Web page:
I’ve noticed both online and in person that some people regularly and vigorously defend their view of election (God choosing to save some people). When the apostle Paul mentioned the idea of election in First Thessalonians 1:4, he wasn’t arguing for his view, but simply stating it as a reality in the lives of the Thessalonians: “For we know, brothers loved by God, that he has chosen you, because…” So this extremely controversial doctrine in our day was spoken of very easily by Paul—even when addressing new believers.
But how was Paul so sure that the Thessalonians were the elect of God? I once heard a pastor say that you cannot know who the elect are in prospect, but in retrospect. In other words, we cannot look at a group of unbelievers and say, “The following four people out of this group of 10 have been chosen by God for salvation.” However, we can look back over someone’s life and discern that a person has been saved by Christ. Paul had spent enough time with the Thessalonians to be able to say, “Here’s the evidence that you are among the elect of God.”
So how did he know? Two evidences.
First, Paul knew the Thessalonians were chosen by God because of the way the gospel came to them. “For we knew, brothers loved by God, that he has chosen you, because our gospel came to you not only in word, but also in power and in the Holy Spirit and with full conviction” (1:4-5). He’s talking about an unseen reality that accompanied the preaching of the gospel. There were words proclaimed (cf. Acts 17:1-3), but the preaching wasn’t “only in word.”
Words alone are not enough—even true propositions about Jesus, the cross, and the resurrection by themselves won’t save anyone. Something must accompany the words. The gospel came to them, “not only in word, but also in power and in the Holy Spirit.” Paul preached, but it wasn’t just phrases and sentences—the Spirit of God was there. There was power in the message and the Spirit in partnership together. It seems as if Paul was talking about what he was experiencing when he preached because he says the gospel came to the Thessalonians “with full conviction,” sometimes translated, “with full assurance.” So as Paul was preaching, he had an inner confidence that God was at work saving sinners.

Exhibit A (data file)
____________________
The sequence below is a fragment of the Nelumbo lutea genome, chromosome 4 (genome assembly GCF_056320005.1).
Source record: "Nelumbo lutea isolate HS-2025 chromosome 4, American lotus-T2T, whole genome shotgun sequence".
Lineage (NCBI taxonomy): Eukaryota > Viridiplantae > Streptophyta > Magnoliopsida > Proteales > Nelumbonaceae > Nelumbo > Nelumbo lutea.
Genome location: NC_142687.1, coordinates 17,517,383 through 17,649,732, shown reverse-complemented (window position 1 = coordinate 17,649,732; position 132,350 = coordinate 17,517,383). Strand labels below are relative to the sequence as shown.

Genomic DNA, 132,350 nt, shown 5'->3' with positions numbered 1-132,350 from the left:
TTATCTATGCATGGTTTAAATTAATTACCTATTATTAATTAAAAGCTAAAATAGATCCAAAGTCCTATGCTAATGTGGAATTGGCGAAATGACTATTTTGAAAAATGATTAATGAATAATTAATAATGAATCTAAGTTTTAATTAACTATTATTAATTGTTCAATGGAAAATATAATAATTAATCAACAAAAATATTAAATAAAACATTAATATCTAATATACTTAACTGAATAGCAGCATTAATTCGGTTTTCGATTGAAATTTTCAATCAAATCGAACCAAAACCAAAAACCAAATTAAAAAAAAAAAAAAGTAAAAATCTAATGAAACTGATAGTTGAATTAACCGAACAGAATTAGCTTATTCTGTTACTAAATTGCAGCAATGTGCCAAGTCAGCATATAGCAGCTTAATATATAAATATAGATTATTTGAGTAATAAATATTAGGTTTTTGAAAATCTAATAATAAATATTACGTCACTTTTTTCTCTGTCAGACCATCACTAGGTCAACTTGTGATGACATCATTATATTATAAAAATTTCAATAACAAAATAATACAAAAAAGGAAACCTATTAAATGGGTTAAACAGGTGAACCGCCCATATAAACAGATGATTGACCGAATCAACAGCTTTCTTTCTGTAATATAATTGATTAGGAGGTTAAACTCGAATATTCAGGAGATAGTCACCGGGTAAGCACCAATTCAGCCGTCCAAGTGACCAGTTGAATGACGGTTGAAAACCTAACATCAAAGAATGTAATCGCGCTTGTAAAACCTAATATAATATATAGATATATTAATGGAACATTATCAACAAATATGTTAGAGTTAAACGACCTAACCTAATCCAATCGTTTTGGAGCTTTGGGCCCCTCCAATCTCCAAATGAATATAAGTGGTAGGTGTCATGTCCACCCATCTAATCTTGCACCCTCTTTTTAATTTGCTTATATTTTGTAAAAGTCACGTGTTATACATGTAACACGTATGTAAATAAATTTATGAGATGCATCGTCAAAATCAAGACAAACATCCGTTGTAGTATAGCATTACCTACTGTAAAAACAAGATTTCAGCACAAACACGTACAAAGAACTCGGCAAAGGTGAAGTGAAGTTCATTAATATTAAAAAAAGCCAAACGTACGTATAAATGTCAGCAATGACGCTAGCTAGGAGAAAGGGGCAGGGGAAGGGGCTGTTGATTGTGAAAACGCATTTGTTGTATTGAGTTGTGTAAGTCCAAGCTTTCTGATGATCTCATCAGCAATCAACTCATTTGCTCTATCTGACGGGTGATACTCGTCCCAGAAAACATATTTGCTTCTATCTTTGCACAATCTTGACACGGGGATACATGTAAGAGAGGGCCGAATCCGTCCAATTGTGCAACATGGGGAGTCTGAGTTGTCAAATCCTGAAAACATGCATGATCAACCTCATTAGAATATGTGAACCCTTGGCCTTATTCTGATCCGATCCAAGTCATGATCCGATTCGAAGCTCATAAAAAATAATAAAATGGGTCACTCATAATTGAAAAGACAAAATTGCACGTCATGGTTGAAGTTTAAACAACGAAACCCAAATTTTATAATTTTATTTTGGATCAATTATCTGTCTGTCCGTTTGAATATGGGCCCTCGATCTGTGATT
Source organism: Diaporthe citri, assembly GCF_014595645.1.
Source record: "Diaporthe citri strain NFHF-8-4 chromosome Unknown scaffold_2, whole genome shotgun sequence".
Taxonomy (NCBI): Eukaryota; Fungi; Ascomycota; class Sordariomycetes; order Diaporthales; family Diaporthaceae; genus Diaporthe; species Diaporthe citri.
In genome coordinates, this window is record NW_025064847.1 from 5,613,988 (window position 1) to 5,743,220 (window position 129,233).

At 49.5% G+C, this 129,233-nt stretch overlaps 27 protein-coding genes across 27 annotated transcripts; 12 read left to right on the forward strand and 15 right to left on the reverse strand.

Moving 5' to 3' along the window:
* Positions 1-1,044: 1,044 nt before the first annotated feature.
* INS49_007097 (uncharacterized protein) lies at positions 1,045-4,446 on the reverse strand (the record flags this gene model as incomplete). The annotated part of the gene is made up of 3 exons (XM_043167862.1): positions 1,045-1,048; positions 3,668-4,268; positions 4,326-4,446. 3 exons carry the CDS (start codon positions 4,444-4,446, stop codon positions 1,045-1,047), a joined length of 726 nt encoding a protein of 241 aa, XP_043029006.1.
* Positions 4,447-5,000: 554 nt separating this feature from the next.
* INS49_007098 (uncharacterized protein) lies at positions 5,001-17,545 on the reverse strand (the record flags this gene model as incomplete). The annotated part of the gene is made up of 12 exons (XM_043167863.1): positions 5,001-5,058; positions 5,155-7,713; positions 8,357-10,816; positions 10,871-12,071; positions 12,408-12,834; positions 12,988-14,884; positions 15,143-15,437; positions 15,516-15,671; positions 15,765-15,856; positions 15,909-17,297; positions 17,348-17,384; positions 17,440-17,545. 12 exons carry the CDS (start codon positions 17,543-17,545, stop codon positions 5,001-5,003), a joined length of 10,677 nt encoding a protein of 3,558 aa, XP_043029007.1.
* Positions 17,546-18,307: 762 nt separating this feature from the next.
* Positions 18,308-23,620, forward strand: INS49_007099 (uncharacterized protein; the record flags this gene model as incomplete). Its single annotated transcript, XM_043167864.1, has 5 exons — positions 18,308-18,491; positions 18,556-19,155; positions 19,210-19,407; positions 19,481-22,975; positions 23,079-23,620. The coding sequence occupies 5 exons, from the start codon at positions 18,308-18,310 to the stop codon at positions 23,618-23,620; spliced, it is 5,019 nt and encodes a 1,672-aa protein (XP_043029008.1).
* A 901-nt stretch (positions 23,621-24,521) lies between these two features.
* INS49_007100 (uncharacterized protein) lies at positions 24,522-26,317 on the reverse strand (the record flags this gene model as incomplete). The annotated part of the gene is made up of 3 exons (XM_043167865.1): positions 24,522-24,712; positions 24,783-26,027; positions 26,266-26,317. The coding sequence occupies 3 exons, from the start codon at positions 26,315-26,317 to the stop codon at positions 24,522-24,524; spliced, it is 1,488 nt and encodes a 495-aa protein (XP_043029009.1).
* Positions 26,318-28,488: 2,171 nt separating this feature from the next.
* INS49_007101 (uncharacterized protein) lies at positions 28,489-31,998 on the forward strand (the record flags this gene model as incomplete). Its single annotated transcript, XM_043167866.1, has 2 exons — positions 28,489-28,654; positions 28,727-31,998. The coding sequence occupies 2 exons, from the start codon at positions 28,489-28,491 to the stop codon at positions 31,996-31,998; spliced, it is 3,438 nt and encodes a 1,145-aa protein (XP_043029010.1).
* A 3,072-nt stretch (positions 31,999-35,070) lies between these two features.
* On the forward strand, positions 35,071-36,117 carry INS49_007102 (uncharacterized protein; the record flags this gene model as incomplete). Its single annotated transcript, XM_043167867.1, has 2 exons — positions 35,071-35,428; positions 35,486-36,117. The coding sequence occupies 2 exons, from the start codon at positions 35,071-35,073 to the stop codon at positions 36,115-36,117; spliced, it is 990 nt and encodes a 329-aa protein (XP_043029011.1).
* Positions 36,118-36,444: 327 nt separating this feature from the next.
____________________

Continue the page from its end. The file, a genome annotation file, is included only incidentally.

I’ve sometimes experienced such assurance when proclaiming the gospel. I once was preaching to about thirty teens, and I had a deep sense as I was speaking that God was using the message to affect some of the youth. The room was noticeably still as I taught and the eyes of several were filled with tears. Almost immediately afterwards, five youth came to me deeply burdened about their souls and desiring to hear more about what it means to follow Christ. The gospel had not only come to them “in word, but also in power and in the Holy Spirit.”
Second, Paul knew the Thessalonians were chosen by God because of the way the gospel changed them. In First Thessalonians 1:6-10, Paul gives several proofs that the gospel had brought them from death to life: He said they received the word with the joy of the Holy Spirit even the midst of persecution (v. 6). He noted how they became imitators of the missionaries (Paul, Silas, and Timothy) and Jesus (v.6). He mentioned how the Thessalonians “became an example to all the believers in Macedonia and in Achaia” (v. 7), and that their repentance and faith in God became know far and wide (vv. 8-9). He pointed to their eager anticipation of the return of Jesus (v. 10).
In the opening chapter of First Thessalonians, Paul doesn’t tell the Thessalonians to do anything. Instead, he thanks God for them and spends most of his ink giving the evidence that they were the elect of God. Why? This was a church founded in the midst of persecution. They had seen Paul and his team run out of town by enemies of the gospel (see Acts 17:5-10). Also, they were surely facing ongoing suffering because of their faith in Jesus Christ. So by hearing the evidence of God’s choice of them, they could then say, “Yes, God does love us. He did bring the gospel to us not only in word, but through Spirit-empowered preaching. He has changed us! No matter what the opponents of the gospel say or do to us, we are the Lord’s; we are secure in Jesus Christ. We will not turn back.”
Some men and women love to consistently remind other believers that “we are all just a bunch of filthy, rotten sinners.” Does that type of talk help us to persevere, or might we help one another more by sharing evidences of God’s election and grace in each other’s lives? I think I know how Paul would answer that question.